Additional Instructors

Charlie Stapp – 5th Dan Charlie has been training in Aikido for 26 years, starting his training in 1987 under Bob Noha Sensei. His current rank is godon(5th degree blackbelt) with his shodan (1st degree awarded to him in 1994). When asked what he likes to emphasize most in his classes, he says, “I like to express a good quality of basics that expand into good flowing movement … and good sweaty classes. “Charlie’s classes are always fun and although his classes are fast paced, he readily accommodates all levels of training and maintains that students train at a level comfortable.

aikido-1 Sasun Torikian – 4th Dan I started training over 23 years ago and has attained the rank of Sandan (4th degree black belt).  I have been at the Aikido of Petaluma school since his first day of training and can still remember my first lessons with Bob Noha. I have, over the years attended many workshops and seminars including a trip to Hombu Dojo.  As I like to travel I have also had the chance to train in Australia, England and Germany as well as attended classes in other Dojos in the area and in other states. I have been teaching since I first got my Shodan (1st degree black belt) and have been teaching the fundamental classes for over 2 years. Aikido, for me, is an art of personal transformation which is practiced within the medium of a martial art.  The martial art is secondary to the embodiment of Aikido principals in class and in our everyday


Aldo Quezada – 2nd Dan In 2004 I joined Petaluma Aikido. I was an avid soccer player at the time and took the class to stay limber until the next season started. I had studied Judo earlier in life and always wanted to resume training but, at that point in my life I wasn’t sure I could physically stand the rigor. A friend told me about Aikido so I visited Aikido of Petaluma. The class I visited had a wide age range with a mixture of experience levels. I thought, “Maybe I could do this” and signed up.

After over a decade of training, I found myself naturally drawn to the technical side of the art; the open hand techniques and the various weapons training systems. However, the spiritual and philosophical components turned out to be just as intriguing and make training a continuous learning experience

Aikido is great for ones health and a lot of fun. If you enjoy physical activity and are interested in examining aspects of your body, mind and spirit come on by and give it a try.

Robin Palmer – 3rd Dan I have been training in Aikido for about 30 years, starting in 1985 under Bob Noha Sensei. My current rank is sandan (3rd degree black belt). Sensei recently asked me if I would like to be the new student instructor. I am finding this a good role for me. When I started, I had little awareness of my own body, had not been physically active, and found Aikido quite challenging in so many ways. Just getting up and down from the mat was difficult. However, the one thing I did have was perseverance. It took me ten years to get my shodan (1st degree black belt), not because I was lazy, or didn’t train consistently, but because I had so many challenges to overcome in my own personal development and growth. Thanks to Sensei’s faith in me, never giving up on me, treating me like every other student, not overwhelming me with criticism, but just enough to grow, I grew and gained confidence. Now I want to return the faith and dedication to our new students. One important principle I learned from Sensei in working with beginners, is to not overwhelm them with feedback, criticism, words, talk, but let them learn from training, by being as good a training partner as possible. Another principle is to give positive feedback, and one suggestion to work on. I like working with new students. It refreshes my spirit, and motivates me to improve myself. After all, they are the lifeblood of the dojo.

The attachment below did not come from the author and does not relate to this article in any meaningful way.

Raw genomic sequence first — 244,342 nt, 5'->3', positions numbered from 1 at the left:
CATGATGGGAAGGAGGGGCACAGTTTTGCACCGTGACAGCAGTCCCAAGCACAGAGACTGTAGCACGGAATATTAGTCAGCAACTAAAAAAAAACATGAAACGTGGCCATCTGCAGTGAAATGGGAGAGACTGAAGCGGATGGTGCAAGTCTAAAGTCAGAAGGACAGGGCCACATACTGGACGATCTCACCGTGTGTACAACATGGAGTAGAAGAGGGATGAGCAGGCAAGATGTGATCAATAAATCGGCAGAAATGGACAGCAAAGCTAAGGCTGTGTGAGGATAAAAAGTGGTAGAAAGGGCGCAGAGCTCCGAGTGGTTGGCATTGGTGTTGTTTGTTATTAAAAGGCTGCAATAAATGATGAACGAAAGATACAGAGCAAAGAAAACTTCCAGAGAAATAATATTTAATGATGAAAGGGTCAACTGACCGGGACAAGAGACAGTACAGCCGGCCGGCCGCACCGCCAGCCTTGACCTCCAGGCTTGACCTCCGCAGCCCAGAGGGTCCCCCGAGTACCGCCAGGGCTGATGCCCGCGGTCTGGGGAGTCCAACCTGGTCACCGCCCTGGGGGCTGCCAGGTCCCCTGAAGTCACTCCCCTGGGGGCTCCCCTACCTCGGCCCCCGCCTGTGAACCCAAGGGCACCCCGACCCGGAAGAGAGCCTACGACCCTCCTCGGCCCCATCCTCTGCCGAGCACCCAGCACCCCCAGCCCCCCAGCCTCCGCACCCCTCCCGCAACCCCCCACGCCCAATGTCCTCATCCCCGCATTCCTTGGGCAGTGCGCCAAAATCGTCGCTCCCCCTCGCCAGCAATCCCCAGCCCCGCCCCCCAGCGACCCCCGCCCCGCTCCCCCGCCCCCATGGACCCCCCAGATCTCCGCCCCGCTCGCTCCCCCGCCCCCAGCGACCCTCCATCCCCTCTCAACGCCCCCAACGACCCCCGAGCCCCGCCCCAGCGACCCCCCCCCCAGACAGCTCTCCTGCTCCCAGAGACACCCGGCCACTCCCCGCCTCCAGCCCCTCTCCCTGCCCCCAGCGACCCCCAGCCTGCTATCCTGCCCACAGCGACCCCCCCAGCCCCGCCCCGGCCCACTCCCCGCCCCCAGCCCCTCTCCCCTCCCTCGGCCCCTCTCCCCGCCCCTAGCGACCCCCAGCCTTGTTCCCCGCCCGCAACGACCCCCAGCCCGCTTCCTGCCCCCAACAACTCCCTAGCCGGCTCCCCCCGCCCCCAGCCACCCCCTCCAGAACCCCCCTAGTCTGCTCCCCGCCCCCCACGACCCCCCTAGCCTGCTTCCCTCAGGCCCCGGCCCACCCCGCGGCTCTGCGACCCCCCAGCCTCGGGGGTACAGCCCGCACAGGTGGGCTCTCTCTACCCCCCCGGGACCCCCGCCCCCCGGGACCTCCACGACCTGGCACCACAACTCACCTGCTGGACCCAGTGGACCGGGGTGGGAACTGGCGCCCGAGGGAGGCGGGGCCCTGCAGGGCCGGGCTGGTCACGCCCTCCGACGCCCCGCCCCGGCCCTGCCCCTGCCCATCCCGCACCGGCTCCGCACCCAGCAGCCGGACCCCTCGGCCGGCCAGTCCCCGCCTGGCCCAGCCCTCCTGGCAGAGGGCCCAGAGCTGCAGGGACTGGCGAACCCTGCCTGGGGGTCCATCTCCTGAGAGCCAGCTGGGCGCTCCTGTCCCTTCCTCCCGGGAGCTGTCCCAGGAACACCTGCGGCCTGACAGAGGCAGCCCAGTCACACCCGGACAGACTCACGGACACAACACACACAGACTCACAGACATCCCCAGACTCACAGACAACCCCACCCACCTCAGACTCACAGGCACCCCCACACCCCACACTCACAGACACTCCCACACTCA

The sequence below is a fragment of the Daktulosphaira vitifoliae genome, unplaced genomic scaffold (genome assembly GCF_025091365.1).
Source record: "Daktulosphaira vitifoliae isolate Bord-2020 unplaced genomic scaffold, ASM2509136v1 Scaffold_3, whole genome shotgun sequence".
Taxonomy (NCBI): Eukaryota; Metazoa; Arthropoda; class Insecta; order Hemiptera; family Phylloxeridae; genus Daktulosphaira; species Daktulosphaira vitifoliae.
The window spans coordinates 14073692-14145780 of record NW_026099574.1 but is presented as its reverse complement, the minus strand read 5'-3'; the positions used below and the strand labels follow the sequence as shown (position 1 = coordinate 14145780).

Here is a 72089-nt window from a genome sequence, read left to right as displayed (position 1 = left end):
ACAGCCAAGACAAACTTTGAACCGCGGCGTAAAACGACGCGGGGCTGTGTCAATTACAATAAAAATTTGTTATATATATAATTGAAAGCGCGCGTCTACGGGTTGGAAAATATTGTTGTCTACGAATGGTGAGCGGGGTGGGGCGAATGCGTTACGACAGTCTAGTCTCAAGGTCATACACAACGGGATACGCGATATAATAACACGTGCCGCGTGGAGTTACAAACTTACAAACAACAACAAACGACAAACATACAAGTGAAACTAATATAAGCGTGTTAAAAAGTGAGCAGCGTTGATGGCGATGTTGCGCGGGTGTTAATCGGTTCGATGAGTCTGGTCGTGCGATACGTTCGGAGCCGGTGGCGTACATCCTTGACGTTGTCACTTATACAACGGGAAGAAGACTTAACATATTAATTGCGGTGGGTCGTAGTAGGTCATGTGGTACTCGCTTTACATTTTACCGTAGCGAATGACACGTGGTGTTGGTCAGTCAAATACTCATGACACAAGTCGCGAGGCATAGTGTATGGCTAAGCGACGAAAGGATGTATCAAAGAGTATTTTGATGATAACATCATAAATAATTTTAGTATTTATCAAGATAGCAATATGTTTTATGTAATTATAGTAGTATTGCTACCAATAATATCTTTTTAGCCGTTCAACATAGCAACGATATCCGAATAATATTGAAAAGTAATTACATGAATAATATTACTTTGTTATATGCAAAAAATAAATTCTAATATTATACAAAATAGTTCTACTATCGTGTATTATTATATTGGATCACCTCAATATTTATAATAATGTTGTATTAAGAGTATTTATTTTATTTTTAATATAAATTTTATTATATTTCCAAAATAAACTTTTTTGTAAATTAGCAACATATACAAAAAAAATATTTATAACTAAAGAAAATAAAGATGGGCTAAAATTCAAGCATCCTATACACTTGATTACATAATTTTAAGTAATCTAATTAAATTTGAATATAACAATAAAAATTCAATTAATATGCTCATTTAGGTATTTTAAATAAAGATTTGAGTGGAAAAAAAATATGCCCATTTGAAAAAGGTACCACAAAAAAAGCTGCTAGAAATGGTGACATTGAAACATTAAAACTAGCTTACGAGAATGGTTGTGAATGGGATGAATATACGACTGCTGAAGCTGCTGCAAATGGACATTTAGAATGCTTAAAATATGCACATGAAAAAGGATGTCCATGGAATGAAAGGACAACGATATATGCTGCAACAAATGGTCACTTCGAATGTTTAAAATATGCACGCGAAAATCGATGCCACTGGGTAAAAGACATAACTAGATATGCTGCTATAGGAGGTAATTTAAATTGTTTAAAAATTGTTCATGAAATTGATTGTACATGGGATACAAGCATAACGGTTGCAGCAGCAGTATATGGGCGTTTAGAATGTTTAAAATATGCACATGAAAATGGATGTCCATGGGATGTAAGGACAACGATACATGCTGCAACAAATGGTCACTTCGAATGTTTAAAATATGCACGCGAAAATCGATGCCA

Liam Robertson – 2nd Dan Liam started training in Aikido about a decade ago, with a
previous background in shotokan karate and stage combat. Liam began intermixing his Aikido
training with a robust schedule of working as an arts educator, actor, and musician over the
past decade. He attributes the principles and practice of Aikido and self development to
making him a better artist, teacher, and human being. Liam likes to take these lessons and
insights from Aikido that have been crossing over into his artistic, physical, and life
experiences, to sharing them in his classes. Liam is enormously grateful for the teaching and
guidance from Noha Sensei, and the support from this wonderful dojo.